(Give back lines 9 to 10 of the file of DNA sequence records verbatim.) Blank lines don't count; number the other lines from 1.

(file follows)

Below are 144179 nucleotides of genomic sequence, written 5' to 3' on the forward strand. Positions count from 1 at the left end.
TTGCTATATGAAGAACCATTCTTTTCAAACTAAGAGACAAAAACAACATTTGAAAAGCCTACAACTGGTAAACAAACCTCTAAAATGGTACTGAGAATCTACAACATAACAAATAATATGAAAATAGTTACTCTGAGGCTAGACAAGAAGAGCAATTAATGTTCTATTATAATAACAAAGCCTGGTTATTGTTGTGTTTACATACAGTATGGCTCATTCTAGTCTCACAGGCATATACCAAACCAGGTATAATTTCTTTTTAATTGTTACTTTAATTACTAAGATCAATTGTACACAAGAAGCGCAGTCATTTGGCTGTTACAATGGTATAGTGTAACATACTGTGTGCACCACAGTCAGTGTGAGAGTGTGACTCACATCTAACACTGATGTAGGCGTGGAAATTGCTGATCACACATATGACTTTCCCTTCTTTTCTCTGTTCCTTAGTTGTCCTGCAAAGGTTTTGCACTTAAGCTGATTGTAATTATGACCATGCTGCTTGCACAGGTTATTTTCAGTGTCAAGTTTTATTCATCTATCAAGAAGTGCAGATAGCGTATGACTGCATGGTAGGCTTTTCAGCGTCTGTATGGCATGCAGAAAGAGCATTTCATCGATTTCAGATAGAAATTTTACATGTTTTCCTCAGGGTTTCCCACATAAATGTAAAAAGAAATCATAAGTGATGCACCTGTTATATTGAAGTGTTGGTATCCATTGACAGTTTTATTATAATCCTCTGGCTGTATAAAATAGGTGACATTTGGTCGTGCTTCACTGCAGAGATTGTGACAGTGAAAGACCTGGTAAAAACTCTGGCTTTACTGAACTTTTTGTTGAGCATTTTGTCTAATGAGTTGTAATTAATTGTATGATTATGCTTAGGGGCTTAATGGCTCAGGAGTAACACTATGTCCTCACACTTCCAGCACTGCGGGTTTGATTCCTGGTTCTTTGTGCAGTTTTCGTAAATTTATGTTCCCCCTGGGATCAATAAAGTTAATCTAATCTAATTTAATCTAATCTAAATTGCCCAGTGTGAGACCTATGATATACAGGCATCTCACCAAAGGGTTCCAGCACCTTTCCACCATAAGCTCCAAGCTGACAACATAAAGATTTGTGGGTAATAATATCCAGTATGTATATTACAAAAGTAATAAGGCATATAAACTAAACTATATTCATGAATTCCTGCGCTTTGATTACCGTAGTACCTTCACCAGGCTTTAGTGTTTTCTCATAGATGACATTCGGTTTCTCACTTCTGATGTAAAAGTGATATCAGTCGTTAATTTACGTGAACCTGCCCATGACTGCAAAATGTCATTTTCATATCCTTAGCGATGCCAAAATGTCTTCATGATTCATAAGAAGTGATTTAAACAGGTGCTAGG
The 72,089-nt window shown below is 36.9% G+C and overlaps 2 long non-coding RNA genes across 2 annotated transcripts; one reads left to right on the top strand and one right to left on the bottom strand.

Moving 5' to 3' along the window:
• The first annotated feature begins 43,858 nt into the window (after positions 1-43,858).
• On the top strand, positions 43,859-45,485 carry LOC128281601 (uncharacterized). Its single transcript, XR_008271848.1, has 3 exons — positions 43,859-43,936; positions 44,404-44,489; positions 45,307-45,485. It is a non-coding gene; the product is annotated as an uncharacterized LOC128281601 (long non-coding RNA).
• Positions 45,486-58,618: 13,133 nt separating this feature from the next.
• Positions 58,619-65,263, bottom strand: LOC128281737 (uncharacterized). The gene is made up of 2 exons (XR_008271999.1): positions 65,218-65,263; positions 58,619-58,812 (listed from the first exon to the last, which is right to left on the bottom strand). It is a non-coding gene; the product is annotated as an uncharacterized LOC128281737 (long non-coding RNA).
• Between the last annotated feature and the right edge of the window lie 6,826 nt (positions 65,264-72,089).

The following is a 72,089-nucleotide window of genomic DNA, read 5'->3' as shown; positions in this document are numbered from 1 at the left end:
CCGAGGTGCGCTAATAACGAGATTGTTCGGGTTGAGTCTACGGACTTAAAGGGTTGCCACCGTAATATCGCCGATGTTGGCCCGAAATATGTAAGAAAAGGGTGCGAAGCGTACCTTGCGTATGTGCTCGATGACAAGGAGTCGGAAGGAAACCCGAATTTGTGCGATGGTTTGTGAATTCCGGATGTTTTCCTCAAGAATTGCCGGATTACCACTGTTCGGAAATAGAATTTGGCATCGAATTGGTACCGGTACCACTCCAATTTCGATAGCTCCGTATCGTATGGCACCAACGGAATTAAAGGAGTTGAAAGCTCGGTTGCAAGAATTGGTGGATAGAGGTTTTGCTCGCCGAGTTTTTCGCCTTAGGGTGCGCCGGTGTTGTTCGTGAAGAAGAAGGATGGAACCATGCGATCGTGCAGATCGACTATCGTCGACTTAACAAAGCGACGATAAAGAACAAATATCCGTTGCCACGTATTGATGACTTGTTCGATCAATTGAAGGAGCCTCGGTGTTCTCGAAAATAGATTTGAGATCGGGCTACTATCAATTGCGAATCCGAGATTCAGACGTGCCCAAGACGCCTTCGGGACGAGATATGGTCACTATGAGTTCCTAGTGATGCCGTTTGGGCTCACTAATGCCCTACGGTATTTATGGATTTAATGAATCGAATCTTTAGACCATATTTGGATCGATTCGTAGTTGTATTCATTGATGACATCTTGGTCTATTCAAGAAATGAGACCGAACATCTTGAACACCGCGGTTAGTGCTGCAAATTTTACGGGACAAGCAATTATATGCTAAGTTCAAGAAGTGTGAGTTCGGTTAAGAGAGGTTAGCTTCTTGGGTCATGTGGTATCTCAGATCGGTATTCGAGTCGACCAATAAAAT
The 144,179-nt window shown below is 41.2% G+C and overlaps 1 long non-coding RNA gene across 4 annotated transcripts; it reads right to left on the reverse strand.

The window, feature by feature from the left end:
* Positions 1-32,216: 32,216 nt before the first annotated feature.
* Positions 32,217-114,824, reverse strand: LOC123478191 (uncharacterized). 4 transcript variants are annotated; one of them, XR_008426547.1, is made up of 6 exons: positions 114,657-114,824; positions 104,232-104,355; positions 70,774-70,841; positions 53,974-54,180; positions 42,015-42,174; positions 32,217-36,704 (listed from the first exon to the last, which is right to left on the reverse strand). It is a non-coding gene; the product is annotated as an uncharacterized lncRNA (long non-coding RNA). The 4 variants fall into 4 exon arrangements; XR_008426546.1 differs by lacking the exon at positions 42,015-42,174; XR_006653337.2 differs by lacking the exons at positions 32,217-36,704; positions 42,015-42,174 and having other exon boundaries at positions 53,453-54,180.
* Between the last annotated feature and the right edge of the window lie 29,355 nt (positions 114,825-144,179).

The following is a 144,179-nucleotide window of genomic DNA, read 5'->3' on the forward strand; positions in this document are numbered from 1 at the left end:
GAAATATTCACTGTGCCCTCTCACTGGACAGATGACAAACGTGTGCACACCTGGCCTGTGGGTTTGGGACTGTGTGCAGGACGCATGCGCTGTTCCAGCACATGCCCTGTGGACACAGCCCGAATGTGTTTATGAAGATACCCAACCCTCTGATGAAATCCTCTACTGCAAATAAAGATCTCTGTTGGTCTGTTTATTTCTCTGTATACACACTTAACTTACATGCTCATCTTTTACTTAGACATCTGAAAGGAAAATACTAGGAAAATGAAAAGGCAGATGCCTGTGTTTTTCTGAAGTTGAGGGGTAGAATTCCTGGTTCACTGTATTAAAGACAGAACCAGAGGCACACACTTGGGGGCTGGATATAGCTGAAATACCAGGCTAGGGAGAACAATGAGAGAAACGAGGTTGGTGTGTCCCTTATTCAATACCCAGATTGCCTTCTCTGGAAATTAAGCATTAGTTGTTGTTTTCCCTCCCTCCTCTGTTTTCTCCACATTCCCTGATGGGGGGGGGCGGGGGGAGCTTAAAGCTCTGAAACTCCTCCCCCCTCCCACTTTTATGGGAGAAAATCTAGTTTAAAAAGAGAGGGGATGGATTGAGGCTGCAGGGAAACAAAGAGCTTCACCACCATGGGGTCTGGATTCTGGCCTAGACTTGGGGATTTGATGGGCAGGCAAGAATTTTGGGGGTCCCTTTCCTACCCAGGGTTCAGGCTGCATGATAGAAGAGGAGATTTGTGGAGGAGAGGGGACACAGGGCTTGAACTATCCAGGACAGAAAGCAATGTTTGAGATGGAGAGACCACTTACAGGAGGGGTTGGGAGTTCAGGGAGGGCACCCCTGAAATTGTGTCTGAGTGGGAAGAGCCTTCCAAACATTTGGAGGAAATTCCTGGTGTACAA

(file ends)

• Between the last annotated feature and the right edge of the window lie 6,826 nt (positions 65,264-72,089).

The following is a 72,089-nucleotide window of genomic DNA, read 5'->3' as shown; positions in this document are numbered from 1 at the left end: